NEW YORK -- The first week of July is off to a much slower start than the last week of June, when stocks had their biggest gains in two years.
Major indexes were mixed for much of the day Tuesday but dipped in afternoon trading after Moody's downgraded Portugal's debt to "junk." The credit ratings agency cited concerns that Portugal will not be able to meet targets to reduce its deficit due to the "formidable challenges" the country is facing in cutting spending.
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The Dow Jones industrial average fell 12.90, or 0.1 percent, to close at 12,569.87. The Dow had risen as many as 19 points in morning trading after the Commerce Department reported an increase in orders for manufactured goods.
The Standard & Poor's 500 fell 1.79, or 0.1 percent, to 1,337.88. The Nasdaq composite index rose 9.74, or 0.3 percent, to 2,825.77.
Bond prices rose, sending their yields lower, as investors sought out the relative safety of Treasurys. The yield on the 10-year Treasury note fell to 3.12 percent from 3.19 percent late Friday.
Investors have been worried that Europe's debt problems could slow the global economy and cause a crisis for European banks. "The European debt crisis is going to be with us for a while," said David Kelly, chief market strategist at J.P. Morgan Funds. "There still is a very big issue out there."
Trading volume was light as many traders took vacations. U.S. markets were closed Monday for the July 4th holiday. Many investors are looking ahead to next week, when aluminum maker Alcoa Inc. becomes the first major U.S. company to report financial results.
Last week the Dow rose 648 points, its best week in two years, after Nike reported strong earnings and Greece cleared its final hurdle before receiving another round of loans. Automakers also reported that their sales rose 7 percent in June compared with the same month a year ago.
The gains erased nearly six weeks of losses. Prior to last week stocks had been falling since late April because of concerns about the debt crisis in Europe, weak home sales in the U.S. and slowing manufacturing. By mid-June, stocks had given up most of their gains for the year.
With last week's rally, the Dow is now down just 1.8 percent from April 29, when it reached a three-year high. The Dow is up 8.6 percent for the year. The S&P 500 index is up 6.4 percent and the Nasdaq composite is up 6.5 percent.
Analysts are optimistic about the corporate earnings reports that will start to come in next week. Earnings from companies in the S&P 500 index are expected to rise 14 percent from the same period a year ago, according to FactSet. Revenue is expected to rise 11 percent.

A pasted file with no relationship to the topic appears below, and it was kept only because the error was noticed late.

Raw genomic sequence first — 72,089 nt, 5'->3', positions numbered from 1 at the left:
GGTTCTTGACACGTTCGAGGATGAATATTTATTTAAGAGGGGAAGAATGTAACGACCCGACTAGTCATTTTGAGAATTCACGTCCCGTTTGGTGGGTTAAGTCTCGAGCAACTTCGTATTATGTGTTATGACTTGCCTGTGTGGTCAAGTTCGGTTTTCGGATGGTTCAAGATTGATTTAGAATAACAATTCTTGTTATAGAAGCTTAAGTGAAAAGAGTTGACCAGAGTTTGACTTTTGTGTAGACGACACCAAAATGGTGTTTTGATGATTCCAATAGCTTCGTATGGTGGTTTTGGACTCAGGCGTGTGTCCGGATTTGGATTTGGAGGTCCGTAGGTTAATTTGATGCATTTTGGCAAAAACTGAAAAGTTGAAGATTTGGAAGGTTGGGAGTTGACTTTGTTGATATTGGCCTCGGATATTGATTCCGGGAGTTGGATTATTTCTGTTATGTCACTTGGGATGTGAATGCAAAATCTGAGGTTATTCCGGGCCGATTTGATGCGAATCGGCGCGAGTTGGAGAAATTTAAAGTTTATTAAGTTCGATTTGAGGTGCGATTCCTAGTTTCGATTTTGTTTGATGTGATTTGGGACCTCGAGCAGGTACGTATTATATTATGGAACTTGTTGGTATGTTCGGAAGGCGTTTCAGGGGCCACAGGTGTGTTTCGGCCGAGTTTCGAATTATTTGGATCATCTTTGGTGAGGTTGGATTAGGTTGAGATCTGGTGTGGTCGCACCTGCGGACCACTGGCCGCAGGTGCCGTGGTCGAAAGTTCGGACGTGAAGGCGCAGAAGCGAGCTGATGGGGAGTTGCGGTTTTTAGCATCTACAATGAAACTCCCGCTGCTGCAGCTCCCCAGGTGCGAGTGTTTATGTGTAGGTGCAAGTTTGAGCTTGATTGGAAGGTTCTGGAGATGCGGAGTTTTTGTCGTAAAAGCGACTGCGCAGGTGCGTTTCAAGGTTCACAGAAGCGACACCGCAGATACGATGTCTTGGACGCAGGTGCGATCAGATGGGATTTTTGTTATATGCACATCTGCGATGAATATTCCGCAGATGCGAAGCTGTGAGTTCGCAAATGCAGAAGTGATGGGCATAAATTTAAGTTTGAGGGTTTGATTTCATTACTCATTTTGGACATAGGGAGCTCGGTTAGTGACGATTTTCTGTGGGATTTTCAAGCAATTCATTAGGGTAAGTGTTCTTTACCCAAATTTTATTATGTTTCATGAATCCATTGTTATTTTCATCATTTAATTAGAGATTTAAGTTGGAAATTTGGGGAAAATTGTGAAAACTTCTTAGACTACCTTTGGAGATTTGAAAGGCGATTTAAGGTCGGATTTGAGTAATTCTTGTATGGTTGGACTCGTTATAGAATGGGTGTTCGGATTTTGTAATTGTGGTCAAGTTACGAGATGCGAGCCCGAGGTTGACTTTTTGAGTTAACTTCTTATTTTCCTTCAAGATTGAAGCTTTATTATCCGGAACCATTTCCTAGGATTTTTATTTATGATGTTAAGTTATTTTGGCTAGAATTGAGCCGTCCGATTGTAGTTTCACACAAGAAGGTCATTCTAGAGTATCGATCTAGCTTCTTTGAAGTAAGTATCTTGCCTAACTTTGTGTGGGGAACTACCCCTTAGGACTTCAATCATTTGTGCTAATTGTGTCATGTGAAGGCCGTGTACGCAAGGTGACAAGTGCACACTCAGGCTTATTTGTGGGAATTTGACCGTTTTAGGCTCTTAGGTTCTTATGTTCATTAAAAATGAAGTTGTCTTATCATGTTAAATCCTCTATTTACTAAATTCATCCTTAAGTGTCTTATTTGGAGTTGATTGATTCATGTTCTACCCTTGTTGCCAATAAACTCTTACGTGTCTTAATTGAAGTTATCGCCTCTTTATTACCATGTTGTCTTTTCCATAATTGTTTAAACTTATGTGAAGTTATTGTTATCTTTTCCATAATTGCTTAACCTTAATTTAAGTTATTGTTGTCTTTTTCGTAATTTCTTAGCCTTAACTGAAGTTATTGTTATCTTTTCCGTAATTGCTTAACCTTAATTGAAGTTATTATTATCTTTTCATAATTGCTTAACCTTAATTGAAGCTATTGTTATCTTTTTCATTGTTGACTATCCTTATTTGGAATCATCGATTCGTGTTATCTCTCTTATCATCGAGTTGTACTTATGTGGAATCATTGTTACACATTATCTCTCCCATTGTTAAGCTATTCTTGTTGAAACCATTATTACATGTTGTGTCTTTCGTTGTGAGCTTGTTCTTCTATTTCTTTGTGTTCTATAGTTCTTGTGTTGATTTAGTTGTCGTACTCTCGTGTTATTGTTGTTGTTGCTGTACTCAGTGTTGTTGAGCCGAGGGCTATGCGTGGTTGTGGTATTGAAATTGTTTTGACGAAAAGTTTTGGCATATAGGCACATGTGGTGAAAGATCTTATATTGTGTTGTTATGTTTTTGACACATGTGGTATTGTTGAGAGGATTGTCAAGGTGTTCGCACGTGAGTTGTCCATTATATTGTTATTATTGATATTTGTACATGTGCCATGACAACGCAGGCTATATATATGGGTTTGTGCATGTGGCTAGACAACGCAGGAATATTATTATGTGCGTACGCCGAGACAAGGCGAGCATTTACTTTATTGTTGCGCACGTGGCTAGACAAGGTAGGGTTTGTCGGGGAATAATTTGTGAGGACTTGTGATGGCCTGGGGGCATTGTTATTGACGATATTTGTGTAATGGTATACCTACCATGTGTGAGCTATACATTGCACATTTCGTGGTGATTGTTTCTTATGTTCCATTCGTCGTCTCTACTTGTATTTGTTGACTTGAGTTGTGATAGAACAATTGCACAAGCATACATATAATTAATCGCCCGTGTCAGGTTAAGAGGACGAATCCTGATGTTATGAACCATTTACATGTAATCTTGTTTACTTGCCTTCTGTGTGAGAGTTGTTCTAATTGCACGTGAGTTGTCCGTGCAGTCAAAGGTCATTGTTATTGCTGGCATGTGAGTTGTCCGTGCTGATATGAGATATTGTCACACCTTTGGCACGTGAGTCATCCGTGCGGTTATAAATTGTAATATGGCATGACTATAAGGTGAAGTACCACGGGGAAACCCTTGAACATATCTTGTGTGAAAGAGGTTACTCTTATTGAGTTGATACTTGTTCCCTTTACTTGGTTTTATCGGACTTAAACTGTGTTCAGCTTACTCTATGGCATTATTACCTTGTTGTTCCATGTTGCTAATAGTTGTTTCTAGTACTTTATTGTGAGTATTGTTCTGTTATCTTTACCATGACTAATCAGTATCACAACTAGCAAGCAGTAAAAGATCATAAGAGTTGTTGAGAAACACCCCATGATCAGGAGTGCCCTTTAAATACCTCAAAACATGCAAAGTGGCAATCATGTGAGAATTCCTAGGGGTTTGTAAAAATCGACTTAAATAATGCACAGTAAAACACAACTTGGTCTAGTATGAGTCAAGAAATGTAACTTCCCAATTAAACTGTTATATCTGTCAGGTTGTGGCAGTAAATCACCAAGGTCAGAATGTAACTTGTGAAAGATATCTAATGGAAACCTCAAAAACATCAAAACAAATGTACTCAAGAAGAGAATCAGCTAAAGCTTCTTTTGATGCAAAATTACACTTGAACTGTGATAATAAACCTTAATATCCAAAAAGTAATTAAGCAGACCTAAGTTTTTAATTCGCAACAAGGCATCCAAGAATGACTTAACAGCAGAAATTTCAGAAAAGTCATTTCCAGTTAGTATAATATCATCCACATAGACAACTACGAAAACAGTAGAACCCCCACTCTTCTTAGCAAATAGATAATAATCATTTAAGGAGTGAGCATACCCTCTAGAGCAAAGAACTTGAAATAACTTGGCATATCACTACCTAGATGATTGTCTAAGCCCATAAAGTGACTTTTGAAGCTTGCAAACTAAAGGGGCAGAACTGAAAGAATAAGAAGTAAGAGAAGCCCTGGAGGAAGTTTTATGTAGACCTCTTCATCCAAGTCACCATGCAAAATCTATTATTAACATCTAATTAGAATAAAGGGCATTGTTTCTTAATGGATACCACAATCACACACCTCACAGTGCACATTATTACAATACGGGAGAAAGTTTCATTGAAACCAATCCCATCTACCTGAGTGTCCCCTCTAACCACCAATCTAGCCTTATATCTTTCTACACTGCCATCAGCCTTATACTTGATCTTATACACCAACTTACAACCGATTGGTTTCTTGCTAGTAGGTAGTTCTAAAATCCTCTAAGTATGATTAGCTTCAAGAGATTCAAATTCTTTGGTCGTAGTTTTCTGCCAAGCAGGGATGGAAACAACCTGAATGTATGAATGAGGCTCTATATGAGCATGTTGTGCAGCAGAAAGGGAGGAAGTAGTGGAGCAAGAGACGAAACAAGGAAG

"There hasn't yet really been a reason to get concerned about corporate America," said Randy Warren, chief investment officer of Warren Financial Service. "It's the rest of the America that's struggling."
Even while companies have been reporting higher profits, unemployment has remained stubbornly high since the recession officially ended in June 2009. The Labor Department will report the latest figures on unemployment and payrolls on Friday, and analysts expect to hear more bad news. They forecast that the unemployment rate will remain unchanged from May at 9.1 percent. They also expect that employers added only 90,000 jobs last month, below the 100,000 threshold that economists say is needed to prevent the unemployment rate from increasing.
Several stocks rose sharply on deals and other news. Immucor Inc. rose 30 percent after the maker of blood-testing equipment agreed to be bought by private-investment firm TPG Capital in a deal worth $1.97 billion.
Southern Union Co. rose 4.2 percent after Energy Transfer Equity LP said it would pay $5.1 billion for the pipeline company. The deal trumped a $4.9 billion bid made in late June by rival Williams Cos.
Netflix Inc. rose 8.1 percent, the most of any company in the Standard & Poor's 500 index, after announcing that it would expand its online video streaming service to 43 countries in Latin America and the Caribbean.
Chevron Corp. rose 1 percent, the most of any stock in the Dow average, after crude oil rose $1.95 to $96.89 a barrel.
The number of stocks that rose was about the same as those that fell on the New York Stock Exchange. Trading volume was very light at 3.4 billion shares, below the average of 4.2 billion over the past 200 days.